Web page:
Tue 28 Oct 2014 04:26
At anchor off Coghill Point
Sea: calm Swell: nil
Weather: sunny, cool
Day's run: 22 nm
The forecast of light winds for the day proved to be spot on, and thus far
all has gone according to plan. The anchor was aweigh at 09.25, and from
Squaw Bay we motored around East Flank Island, and into Esther Passage.
Esther Passage is ten miles long, so at a modest speed of five knots, the
engine ticking over at 1500 rpm, we arrived at its northern end just on
midday. On entering Esther Passage we had a very light northerly breeze
blowing, but once we were through to its western end and out into Port Wells
it was totally calm, and the water mirror smooth.
I considered options for the night's anchorage. There were three: Hobo Cove almost directly opposite
the exit point of Esther Passage; a bay off an abandoned mining site called
Golden, some three and a half miles north of Esther Passage; and a tidal
flat inside Coghill Point nine miles north of the Passage. The Pilot
described the anchorage off Golden as poor holding, and said nothing about
anchoring off Coghill Point, so I assumed it would also be poor holding. It
did mention Hobo Bay as an anchorage, but if we anchored there that would
leave over twenty miles to get to Harvard Glacier. The forecast for tonight
and tomorrow is for light winds, and seeing as conditions were totally calm
on entering Port Wells, I decided that there would be minimal risk in
getting as far north as we could for the day, and anchoring behind Coghill
Point. This would leave only twelve miles to go to the glacier, a distance
we should easily be able to motor, and back to a safe anchorage, within
daylight hours tomorrow.
Hence here we are, at anchor behind Coghill Point. My Alaska Geographic map
shows a trail leading from the anchorage to Coghill Lake, about six
kilometres away. Seeing as we were at anchor at two o'clock and there was
plenty of daylight left, this struck me as rather a nice hike. Unfortunately
the tidal flat, presumable created by the outflow of the Coghill River,
extends a long way off the shoreline, so while we are anchored reasonably
close to the Point we are a long way out from the head of the bay where the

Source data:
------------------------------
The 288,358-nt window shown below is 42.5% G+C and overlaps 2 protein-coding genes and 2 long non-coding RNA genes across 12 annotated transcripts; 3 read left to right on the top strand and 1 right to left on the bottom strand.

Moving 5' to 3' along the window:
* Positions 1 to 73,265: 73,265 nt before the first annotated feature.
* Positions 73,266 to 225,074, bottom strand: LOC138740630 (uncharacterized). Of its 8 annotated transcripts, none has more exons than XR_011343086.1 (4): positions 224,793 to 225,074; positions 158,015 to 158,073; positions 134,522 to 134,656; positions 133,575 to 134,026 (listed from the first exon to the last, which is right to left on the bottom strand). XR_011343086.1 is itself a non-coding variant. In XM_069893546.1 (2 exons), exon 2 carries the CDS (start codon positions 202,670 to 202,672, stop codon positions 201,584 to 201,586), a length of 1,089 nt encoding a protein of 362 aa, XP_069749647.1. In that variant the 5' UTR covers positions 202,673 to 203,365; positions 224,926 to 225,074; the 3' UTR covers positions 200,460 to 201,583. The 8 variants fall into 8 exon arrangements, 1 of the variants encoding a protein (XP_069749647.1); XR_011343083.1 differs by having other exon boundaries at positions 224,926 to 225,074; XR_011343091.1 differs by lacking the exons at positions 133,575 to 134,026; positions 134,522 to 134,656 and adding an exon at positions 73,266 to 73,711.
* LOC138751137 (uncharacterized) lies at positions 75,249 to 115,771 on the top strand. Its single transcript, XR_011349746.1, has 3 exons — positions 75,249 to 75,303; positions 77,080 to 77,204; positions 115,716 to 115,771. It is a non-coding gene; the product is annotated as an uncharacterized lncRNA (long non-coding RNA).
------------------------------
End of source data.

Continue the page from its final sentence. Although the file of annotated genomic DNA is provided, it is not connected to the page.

trail begins. Not to worry, I thought, a bit of a row will not do me any
harm. I packed a few things in my back pack, a couple of snacks, the hand
held GPS, and of course the pepper spray in case of bears.
I started to row, and I rowed, and I rowed, and I rowed. Boy, it sure was a
long row. Unfortunately all the shorelines closer to Sylph were rocky and
precipitous, with trees clinging right up to their very edges, leading
immediately into near impenetrable growth, making a landing before the head
of the bay quite impractical. As I was rowing I glanced into the water and
caught a glimpse of the bottom. At this point it dawned on me that I was
rowing over the tidal flat, it was now high tide, and that if I did row all
the way to the head of the bay and left the dinghy there, that when I
returned from my hike and the tide had gone out, that the dinghy and I would
be stranded up to maybe a kilometre away from the water. This realisation
made me pause at my row locks. I came to the conclusion that my idea of a
hike was actually not such a good one.
Instead I sat quietly allowing the dinghy to drift on the dead still water,
munching on a food bar, contenting myself on the rather lengthy row in lieu
of a hike. I slowly made my way back to Sylph, following close to the
shoreline. As I did so I was intrigued to notice that the water was so
smooth that the very slight wake made by the dinghy was throwing a pattern
of striped light and dark bars into the foliage of the trees, caused by the
sunshine reflecting off the ripples from the dinghy's passage. Ducks could
be heard honking in the distance, and, apart from the dull roar of jet
engines high overhead about every ten minutes, all was serene.
Actually, I was quite amazed at the number of aircraft that flew over us in
the short time we had been at anchor. The clear blue sky was criss-crossed
with a maze of contrails, that soon dissipated into thin high cloud covering
most of the sky. If it wasn't for all those jet aircraft I am sure the sky
overhead would have remained a pure clear blue all day long. Unfortunately
the near constant sound of aircraft flying overhead and the lines of
contrails rather detracted from the sense of being in the wilderness, but
the scenery is beautiful nonetheless.
Tomorrow my plan is to motor up to within a few miles of Harvard Glacier and
then try to make it back to Hobo Bay for the night. It is definitely
starting to get a tad on the cold side, especially at night, so I should
probably be thinking about following the swans and getting south sooner
rather than later.
All is well.